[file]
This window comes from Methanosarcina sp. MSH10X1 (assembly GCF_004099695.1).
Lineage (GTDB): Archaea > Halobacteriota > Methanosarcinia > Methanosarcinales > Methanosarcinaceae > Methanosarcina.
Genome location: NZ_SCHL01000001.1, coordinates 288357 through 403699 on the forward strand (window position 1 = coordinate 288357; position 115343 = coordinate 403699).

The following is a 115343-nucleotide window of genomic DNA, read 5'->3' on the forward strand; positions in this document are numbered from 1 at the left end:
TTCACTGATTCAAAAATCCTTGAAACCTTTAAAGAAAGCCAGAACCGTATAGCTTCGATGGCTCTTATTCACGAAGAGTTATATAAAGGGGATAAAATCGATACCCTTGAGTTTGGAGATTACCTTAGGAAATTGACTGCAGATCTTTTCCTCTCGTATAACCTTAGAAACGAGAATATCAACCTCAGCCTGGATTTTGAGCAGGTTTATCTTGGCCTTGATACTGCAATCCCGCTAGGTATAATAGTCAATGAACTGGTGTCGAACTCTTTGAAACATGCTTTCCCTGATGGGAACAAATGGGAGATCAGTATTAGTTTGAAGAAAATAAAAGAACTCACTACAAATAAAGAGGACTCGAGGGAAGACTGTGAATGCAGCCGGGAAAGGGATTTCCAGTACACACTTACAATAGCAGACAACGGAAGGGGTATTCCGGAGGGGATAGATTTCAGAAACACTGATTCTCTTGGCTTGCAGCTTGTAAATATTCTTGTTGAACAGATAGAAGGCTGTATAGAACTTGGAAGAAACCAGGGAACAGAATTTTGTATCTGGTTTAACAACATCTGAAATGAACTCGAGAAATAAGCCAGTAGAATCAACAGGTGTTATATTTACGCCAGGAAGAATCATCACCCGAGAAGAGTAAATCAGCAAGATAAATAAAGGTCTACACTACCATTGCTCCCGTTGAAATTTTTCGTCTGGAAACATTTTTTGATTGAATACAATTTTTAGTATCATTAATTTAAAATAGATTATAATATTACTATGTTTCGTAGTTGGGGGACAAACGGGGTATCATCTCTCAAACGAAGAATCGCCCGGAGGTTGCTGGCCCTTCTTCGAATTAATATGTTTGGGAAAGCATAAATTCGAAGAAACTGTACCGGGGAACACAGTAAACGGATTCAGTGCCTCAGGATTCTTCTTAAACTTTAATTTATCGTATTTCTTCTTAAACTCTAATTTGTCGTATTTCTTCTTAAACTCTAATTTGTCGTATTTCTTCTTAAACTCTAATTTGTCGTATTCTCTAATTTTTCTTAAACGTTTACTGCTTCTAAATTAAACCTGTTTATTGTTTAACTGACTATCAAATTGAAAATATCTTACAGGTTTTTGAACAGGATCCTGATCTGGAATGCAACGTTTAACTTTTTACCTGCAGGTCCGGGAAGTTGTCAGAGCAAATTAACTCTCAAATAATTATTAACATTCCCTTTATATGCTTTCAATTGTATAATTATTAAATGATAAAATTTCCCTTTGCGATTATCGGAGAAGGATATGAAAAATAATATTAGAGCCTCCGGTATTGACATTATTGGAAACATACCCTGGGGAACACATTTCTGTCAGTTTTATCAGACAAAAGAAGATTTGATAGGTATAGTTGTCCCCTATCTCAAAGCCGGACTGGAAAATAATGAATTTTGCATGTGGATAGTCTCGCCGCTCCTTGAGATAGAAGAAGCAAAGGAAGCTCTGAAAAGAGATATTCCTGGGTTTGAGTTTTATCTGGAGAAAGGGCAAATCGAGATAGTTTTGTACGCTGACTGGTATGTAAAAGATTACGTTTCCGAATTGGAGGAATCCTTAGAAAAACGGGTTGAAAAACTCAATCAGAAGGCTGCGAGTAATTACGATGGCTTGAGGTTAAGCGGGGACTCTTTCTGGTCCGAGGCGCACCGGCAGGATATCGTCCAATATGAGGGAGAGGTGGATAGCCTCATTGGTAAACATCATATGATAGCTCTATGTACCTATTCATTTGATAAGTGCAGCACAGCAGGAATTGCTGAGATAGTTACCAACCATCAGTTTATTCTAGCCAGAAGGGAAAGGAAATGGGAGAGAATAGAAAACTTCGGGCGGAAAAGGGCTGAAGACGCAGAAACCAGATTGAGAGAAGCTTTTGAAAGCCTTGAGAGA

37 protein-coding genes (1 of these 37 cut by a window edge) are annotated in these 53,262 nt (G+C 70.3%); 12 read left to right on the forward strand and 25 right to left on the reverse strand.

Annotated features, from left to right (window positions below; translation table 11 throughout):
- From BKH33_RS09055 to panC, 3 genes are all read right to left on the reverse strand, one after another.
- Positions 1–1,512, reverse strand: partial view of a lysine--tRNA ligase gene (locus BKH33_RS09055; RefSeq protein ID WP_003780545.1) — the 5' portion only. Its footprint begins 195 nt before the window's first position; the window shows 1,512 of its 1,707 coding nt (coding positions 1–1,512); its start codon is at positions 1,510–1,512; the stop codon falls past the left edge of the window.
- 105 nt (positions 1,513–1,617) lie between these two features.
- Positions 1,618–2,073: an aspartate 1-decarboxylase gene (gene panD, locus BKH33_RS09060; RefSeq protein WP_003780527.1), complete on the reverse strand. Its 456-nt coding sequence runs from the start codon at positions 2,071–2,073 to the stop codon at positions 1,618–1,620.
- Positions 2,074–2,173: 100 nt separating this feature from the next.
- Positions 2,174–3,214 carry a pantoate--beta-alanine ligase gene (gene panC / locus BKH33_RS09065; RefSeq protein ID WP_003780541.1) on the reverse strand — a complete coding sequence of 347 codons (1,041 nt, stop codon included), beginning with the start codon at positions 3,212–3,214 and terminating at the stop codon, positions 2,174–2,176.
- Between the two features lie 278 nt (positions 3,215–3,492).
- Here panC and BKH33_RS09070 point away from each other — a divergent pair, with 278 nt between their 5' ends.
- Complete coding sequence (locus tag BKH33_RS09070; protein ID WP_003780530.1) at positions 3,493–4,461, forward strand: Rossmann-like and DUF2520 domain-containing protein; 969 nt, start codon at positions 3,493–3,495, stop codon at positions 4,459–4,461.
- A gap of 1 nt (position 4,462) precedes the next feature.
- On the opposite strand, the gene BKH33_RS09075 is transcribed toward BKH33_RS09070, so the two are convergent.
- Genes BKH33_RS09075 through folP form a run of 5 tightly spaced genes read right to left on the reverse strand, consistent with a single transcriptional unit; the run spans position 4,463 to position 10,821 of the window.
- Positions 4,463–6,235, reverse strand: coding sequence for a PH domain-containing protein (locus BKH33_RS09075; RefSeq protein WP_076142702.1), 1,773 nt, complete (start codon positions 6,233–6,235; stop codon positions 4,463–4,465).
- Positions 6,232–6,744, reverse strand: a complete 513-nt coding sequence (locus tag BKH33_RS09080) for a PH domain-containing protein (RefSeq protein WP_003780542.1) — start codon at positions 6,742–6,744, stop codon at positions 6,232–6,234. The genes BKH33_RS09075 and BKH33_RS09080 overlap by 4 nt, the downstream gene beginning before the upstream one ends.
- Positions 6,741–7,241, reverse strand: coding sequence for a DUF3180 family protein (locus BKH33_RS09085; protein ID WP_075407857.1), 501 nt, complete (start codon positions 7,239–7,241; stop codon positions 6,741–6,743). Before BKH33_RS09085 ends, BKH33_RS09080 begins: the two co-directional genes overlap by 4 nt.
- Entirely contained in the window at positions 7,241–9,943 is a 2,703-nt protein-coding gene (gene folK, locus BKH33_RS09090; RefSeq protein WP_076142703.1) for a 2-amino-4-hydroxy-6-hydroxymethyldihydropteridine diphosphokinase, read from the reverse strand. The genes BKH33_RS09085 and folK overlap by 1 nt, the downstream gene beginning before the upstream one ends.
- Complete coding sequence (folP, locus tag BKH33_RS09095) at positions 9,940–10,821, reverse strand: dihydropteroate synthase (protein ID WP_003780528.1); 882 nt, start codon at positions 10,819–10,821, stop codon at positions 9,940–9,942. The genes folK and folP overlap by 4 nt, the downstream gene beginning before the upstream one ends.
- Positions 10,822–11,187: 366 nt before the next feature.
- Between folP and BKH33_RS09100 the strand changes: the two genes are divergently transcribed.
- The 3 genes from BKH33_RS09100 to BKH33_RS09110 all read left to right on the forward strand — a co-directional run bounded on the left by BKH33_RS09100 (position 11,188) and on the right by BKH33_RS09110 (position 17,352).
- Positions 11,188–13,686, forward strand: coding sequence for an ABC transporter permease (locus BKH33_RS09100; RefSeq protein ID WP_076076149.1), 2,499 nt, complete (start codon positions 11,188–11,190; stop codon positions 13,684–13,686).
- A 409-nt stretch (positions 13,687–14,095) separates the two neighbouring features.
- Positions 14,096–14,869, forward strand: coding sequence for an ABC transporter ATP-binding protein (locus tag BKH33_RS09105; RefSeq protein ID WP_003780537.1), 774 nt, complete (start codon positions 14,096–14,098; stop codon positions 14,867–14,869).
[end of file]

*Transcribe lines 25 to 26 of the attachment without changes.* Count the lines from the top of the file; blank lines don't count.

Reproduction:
- Positions 10,822–11,187: 366 nt before the next feature.
- Between folP and BKH33_RS09100 the strand changes: the two genes are divergently transcribed.